Grid cells and Self-Localization – Early studies on navigation revealed that most animals have an exceptional ability to keep track of their location, even in complete darkness. Research now suggests that this ability may involve computations in the entorhinal cortex. Single cell recordings from the entorhinal cortex during navigation have revealed a specific type of neuron that is able to track a rat’s position. These cells have been termed ‘grid cells’ based on the fact that they fire when the rat is at regularly spaced locations in the environment, forming a hexagonal ‘grid’ in the environment. These cells might allow animals to keep track of their current location.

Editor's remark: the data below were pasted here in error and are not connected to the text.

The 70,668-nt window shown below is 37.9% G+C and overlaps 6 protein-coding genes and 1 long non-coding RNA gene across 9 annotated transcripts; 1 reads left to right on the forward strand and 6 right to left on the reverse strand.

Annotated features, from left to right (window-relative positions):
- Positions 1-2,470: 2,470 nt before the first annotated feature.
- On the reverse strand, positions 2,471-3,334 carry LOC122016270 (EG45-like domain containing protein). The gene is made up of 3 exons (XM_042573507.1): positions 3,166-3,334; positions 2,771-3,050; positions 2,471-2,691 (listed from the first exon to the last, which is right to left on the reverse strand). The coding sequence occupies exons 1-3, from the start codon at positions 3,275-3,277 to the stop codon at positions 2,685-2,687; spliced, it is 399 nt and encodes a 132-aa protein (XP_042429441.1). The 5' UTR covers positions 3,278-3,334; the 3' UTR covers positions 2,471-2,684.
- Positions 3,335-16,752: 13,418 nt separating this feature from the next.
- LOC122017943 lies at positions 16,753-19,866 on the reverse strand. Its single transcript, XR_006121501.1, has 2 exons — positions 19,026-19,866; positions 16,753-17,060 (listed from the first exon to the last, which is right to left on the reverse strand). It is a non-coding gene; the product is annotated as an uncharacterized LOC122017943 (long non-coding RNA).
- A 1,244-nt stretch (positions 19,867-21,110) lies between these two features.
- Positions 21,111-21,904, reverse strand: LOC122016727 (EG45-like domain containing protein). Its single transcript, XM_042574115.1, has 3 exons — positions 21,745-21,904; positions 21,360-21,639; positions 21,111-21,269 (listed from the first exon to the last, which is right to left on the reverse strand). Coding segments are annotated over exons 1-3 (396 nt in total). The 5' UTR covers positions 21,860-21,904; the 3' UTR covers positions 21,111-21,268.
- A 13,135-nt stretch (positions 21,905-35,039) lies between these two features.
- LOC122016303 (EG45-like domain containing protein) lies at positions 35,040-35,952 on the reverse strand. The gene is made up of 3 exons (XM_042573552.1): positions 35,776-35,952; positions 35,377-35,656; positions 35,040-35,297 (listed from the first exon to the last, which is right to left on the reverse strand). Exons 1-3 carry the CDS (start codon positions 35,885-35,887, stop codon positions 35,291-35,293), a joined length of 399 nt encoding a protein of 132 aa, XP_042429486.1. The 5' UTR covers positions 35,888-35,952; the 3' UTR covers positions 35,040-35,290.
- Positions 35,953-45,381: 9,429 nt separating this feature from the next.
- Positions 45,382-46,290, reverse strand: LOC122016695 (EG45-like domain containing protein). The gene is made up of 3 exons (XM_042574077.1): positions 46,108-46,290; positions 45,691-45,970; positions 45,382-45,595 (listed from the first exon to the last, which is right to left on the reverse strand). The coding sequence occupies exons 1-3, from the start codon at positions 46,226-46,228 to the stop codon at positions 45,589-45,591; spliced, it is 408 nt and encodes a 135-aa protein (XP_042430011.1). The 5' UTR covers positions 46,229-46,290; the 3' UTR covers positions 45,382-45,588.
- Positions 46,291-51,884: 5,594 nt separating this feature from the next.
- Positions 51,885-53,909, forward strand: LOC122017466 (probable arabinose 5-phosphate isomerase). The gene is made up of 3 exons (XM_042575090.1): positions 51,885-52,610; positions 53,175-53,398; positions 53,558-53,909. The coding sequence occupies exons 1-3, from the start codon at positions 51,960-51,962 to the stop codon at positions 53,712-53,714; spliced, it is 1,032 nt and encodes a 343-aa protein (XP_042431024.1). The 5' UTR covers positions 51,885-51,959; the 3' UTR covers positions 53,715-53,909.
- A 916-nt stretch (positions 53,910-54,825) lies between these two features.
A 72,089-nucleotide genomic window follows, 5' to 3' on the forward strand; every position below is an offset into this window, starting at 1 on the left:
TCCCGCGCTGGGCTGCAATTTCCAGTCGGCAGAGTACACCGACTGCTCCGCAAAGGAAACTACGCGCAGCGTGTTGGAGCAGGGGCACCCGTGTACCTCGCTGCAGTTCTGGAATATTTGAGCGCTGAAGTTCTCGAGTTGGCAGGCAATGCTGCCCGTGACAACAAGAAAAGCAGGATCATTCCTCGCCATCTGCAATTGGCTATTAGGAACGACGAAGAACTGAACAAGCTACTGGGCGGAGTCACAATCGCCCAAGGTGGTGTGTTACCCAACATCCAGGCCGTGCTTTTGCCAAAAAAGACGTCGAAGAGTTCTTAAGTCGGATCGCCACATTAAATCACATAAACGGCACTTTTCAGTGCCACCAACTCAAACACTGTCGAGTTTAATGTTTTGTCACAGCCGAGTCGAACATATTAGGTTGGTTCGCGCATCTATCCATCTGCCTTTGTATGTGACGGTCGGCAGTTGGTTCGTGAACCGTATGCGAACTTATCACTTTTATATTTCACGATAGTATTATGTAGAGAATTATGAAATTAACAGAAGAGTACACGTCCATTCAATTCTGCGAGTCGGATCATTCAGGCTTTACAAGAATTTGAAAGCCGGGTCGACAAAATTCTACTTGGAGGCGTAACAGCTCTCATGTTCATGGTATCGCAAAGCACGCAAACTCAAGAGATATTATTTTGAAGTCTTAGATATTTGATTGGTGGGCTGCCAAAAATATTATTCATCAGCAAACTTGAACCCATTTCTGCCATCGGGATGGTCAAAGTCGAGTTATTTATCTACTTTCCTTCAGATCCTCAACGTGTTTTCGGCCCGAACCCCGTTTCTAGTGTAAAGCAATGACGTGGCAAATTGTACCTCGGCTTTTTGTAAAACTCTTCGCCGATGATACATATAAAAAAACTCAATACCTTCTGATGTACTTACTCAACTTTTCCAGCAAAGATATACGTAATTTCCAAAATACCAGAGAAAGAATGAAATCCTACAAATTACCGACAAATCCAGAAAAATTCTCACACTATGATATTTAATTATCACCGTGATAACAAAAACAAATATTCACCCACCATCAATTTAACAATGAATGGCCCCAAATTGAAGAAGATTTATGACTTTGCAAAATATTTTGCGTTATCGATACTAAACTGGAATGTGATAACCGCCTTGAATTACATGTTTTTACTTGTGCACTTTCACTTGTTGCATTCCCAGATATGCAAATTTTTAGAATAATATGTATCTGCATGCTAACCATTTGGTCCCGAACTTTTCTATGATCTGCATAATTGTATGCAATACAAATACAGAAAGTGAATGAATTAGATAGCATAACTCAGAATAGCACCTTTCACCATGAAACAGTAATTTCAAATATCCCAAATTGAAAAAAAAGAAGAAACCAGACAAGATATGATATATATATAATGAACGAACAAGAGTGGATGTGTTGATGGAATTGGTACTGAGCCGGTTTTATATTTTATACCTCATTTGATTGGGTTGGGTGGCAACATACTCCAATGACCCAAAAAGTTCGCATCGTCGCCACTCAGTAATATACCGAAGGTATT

Computational neuroscientists, including Michael Hasselmo, have demonstrated how these grid cells could generate this regular spatial pattern based on theta oscillations in models. The models proposed that theta oscillations in the entorhinal cortex provide a baseline clocking mechanism. The model requires input from other cells that respond based on the current head direction of the animal or its current running speed. In the model, running speed and head direction inputs modulate the frequency of other oscillators, such that when these oscillations interact to influence the firing of a grid cell, they cause the grid cell to fire systematically dependent on the location of the animal.